Page 10 - Science Facts

Although scientists have made a lot of progress in studying tornados, there is still no definite way of predicting them.

Scientists have learned a lot by studying tornadoes. The knowledge gained has helped significantly in determining weather patterns and various aspects of storms. But there is still a lot that we don't know.

Tornadoes that form from supercells are the most common type. It's generally known how these tornadoes form, but there are still a lot of specifics missing. For example, no one's really sure why some storms form very intense tornadoes while others form weak ones.

There are other kinds of tornadoes whose formations no one is sure about, though. Long-lived tornadoes and tornadoes with multiple vortices are, for the most part, a mystery. There have been attempts to understand them, but none have succeeded.

One of these attempts was with a device nicknamed TOTO, which was the inspiration for the device used in the film 'Twister.' Instead of balls that flew around in the tornado, TOTO was a heavy metal cylinder.

Essentially, for the device to work, scientists had to take a 250-pound device to a field with nothing around, get it off the truck and in the correct position, and then hope that the tornado happened to cross its path. Sounds hard enough, but there's always the increased risk of being struck by lightning while standing in an open field handling a metal object in the middle of an intense storm.

TOTO actually almost worked once, but sadly it was too top heavy and was knocked over by the winds of the weak tornado before it ever got to work.


86% of all plants and animals on land and 91% of those in the oceans remain undiscovered.

According to what's being called the most accurate estimate of life on Earth to date, humans share the planet with about 8.7 million different life forms. The majority of those species are insects and live on land. Only one-quarter (2.2 million) are in the ocean, which is amazing, considering 70% of the Earth's surface is water.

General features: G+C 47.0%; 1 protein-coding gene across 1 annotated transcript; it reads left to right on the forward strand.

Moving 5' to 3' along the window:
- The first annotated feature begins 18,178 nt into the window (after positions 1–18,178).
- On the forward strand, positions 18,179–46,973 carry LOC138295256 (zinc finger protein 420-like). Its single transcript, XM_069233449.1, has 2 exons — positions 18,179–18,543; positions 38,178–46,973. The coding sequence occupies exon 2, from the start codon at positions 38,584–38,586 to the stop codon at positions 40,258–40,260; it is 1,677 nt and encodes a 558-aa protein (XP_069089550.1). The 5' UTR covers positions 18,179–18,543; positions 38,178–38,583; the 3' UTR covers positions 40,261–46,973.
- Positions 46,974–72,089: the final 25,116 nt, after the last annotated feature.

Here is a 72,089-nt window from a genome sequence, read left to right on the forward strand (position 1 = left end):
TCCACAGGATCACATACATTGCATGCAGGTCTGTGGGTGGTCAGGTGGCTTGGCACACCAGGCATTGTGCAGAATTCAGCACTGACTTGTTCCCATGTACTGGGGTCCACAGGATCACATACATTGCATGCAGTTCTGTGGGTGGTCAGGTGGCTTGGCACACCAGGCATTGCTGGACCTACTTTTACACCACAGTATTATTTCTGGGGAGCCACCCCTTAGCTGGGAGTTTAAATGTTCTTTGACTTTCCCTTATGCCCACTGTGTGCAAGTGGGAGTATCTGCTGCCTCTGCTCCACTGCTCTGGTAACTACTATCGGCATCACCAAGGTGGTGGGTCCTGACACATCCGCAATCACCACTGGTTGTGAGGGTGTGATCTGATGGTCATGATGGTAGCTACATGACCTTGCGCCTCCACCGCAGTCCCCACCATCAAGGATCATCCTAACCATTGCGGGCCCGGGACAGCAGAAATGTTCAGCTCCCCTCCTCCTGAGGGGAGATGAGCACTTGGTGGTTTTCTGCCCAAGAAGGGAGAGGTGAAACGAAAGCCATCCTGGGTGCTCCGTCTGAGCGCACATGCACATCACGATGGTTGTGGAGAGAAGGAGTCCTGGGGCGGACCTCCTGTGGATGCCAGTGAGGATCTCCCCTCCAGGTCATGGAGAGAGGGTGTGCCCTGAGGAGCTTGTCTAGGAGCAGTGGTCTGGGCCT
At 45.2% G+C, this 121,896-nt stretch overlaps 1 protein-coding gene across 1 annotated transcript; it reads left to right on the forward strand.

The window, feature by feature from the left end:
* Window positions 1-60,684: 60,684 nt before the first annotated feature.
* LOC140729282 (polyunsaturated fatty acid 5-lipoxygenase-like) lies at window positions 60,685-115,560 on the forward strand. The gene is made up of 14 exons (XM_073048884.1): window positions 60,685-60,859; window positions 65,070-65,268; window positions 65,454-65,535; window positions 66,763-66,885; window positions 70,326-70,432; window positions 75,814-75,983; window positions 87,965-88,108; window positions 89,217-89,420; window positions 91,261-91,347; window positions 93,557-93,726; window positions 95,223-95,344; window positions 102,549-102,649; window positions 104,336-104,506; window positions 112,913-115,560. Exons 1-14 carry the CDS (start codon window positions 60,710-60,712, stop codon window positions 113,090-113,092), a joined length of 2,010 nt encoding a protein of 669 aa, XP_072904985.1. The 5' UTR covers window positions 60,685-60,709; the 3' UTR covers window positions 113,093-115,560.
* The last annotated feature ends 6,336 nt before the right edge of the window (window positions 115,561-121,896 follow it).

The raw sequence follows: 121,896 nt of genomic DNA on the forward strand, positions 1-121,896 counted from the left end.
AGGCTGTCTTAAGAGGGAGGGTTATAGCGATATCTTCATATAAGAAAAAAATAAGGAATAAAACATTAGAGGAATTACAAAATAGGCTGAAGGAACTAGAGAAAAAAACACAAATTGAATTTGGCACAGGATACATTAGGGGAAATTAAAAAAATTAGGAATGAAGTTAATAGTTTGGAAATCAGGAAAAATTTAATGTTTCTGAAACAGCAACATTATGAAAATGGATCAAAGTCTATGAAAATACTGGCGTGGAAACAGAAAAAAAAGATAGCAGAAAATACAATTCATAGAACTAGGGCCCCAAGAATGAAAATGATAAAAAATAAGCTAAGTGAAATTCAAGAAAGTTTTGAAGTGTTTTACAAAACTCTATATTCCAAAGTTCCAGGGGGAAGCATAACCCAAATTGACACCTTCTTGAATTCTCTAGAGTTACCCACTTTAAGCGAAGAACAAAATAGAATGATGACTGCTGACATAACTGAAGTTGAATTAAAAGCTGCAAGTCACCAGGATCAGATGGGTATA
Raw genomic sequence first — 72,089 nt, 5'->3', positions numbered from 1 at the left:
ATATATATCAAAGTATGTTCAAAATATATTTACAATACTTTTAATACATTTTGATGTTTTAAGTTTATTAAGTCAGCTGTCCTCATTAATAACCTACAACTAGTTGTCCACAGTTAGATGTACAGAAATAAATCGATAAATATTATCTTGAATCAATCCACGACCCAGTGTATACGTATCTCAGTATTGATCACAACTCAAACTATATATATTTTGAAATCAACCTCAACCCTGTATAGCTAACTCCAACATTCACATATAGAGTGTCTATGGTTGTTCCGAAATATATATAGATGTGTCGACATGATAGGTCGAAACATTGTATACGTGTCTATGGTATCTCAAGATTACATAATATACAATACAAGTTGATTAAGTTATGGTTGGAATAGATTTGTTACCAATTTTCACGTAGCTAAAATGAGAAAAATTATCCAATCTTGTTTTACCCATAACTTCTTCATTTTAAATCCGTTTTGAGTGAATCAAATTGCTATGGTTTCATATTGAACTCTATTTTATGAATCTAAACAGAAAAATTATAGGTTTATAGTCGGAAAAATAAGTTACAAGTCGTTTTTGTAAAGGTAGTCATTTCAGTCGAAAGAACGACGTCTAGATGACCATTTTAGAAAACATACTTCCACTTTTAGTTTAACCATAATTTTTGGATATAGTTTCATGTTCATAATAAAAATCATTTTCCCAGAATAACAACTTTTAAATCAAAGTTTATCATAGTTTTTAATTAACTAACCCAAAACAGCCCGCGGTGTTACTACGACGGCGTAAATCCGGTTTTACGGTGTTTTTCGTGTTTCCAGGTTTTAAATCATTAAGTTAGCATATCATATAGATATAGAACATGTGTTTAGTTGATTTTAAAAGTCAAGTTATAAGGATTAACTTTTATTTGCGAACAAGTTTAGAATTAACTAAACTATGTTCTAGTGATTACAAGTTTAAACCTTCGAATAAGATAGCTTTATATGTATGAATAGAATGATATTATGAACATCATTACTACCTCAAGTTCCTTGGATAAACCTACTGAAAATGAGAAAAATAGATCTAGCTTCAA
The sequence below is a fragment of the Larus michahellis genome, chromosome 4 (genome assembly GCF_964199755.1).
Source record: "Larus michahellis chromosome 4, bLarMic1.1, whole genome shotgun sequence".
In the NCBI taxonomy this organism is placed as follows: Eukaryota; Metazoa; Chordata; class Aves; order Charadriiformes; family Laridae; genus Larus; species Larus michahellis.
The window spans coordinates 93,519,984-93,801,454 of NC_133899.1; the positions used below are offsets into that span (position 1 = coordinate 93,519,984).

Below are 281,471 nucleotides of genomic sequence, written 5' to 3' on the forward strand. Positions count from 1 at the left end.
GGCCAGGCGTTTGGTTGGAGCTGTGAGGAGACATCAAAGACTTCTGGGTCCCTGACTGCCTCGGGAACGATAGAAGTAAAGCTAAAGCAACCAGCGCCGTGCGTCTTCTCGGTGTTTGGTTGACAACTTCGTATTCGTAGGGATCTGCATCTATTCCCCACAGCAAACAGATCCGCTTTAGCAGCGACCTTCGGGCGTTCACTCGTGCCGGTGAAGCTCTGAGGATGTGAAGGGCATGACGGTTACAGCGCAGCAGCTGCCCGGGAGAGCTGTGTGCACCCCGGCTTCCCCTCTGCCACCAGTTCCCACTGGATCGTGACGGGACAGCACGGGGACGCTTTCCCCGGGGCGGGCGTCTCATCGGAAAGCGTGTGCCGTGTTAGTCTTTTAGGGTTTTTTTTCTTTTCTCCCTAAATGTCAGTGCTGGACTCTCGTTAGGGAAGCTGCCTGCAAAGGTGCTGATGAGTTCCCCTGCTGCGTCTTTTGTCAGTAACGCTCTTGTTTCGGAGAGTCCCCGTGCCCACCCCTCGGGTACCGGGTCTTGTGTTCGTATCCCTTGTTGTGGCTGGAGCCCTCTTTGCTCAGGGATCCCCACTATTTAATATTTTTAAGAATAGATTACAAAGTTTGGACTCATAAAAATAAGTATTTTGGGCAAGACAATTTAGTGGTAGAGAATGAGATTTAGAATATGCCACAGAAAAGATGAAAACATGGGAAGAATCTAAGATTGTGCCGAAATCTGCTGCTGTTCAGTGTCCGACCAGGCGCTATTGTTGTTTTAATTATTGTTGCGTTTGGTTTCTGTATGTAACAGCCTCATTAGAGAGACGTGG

The study makes us aware of just how little we know about life on Earth. "Scientists have been working on this question of how many species for so many years," said Dr Camilo Mora of the University of Hawaii and Dalhousie University in Halifax, Nova Scotia.

The fact is that 86% of all plants and animals on land and 91% of those in the oceans have not yet been named or catalogued, the study reported. "The truth is we are still so ignorant … There is still not a plot of tropical forest anywhere in the world that has been inventoried completely—not even a hectare," said Rob Dunn, author of 'Every Living Thing.' This means that only 14% of creatures on Earth have been logged—and only a mere 9% of those in the seas.

At the current pace, it would take 300,000 specialists 1,200 years to describe the new discoveries and enter them into a database. That would mean that many species will be extinct before we even become aware of their existence.


A librarian found smallpox stored inside a 19th century medical book!

On March 31, 2003, Susanne Caro found an envelope inside an 1888 Civil War medical book in the College of Santa Fe's library. On the envelope was written: "scabs from vaccination of W.B. Yarrington's children." This statement was signed by the book's author, Dr. W. D. Kelly. Just as he said, inside the envelope were scabs.